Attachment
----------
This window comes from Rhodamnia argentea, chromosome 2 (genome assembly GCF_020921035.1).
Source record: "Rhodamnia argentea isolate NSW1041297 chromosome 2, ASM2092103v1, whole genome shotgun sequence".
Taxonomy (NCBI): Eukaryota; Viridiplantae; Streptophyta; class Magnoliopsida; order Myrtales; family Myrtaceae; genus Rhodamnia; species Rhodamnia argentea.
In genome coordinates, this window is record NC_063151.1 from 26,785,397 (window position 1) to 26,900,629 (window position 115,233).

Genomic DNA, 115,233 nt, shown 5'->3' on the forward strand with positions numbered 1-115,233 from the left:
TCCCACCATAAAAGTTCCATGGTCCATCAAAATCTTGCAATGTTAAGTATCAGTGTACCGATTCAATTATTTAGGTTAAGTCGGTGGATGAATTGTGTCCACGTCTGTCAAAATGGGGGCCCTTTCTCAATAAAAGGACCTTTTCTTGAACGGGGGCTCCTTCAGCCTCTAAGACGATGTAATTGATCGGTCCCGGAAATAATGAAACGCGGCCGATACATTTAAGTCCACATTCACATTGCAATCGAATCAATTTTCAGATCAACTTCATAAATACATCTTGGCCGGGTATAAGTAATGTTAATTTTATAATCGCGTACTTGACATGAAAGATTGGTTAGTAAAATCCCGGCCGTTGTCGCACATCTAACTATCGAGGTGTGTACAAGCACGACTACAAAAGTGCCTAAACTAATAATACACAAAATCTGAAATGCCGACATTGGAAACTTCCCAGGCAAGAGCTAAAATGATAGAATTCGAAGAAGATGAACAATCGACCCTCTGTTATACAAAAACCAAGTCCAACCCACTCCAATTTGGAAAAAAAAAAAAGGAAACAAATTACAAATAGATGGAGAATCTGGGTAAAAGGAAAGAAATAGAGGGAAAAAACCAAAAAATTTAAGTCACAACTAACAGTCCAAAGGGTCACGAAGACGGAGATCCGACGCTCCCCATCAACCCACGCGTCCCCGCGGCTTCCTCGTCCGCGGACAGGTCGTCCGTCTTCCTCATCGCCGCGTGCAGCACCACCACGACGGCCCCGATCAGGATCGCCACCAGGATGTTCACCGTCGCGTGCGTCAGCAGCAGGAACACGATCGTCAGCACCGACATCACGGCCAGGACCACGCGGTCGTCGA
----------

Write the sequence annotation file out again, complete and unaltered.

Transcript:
This window comes from Rhodamnia argentea, chromosome 2 (genome assembly GCF_020921035.1).
Source record: "Rhodamnia argentea isolate NSW1041297 chromosome 2, ASM2092103v1, whole genome shotgun sequence".
Taxonomy (NCBI): Eukaryota; Viridiplantae; Streptophyta; class Magnoliopsida; order Myrtales; family Myrtaceae; genus Rhodamnia; species Rhodamnia argentea.
In genome coordinates, this window is record NC_063151.1 from 26,785,397 (window position 1) to 26,900,629 (window position 115,233).

Genomic DNA, 115,233 nt, shown 5'->3' on the forward strand with positions numbered 1-115,233 from the left:
TCCCACCATAAAAGTTCCATGGTCCATCAAAATCTTGCAATGTTAAGTATCAGTGTACCGATTCAATTATTTAGGTTAAGTCGGTGGATGAATTGTGTCCACGTCTGTCAAAATGGGGGCCCTTTCTCAATAAAAGGACCTTTTCTTGAACGGGGGCTCCTTCAGCCTCTAAGACGATGTAATTGATCGGTCCCGGAAATAATGAAACGCGGCCGATACATTTAAGTCCACATTCACATTGCAATCGAATCAATTTTCAGATCAACTTCATAAATACATCTTGGCCGGGTATAAGTAATGTTAATTTTATAATCGCGTACTTGACATGAAAGATTGGTTAGTAAAATCCCGGCCGTTGTCGCACATCTAACTATCGAGGTGTGTACAAGCACGACTACAAAAGTGCCTAAACTAATAATACACAAAATCTGAAATGCCGACATTGGAAACTTCCCAGGCAAGAGCTAAAATGATAGAATTCGAAGAAGATGAACAATCGACCCTCTGTTATACAAAAACCAAGTCCAACCCACTCCAATTTGGAAAAAAAAAAAAGGAAACAAATTACAAATAGATGGAGAATCTGGGTAAAAGGAAAGAAATAGAGGGAAAAAACCAAAAAATTTAAGTCACAACTAACAGTCCAAAGGGTCACGAAGACGGAGATCCGACGCTCCCCATCAACCCACGCGTCCCCGCGGCTTCCTCGTCCGCGGACAGGTCGTCCGTCTTCCTCATCGCCGCGTGCAGCACCACCACGACGGCCCCGATCAGGATCGCCACCAGGATGTTCACCGTCGCGTGCGTCAGCAGCAGGAACACGATCGTCAGCACCGACATCACGGCCAGGACCACGCGGTCGTCGA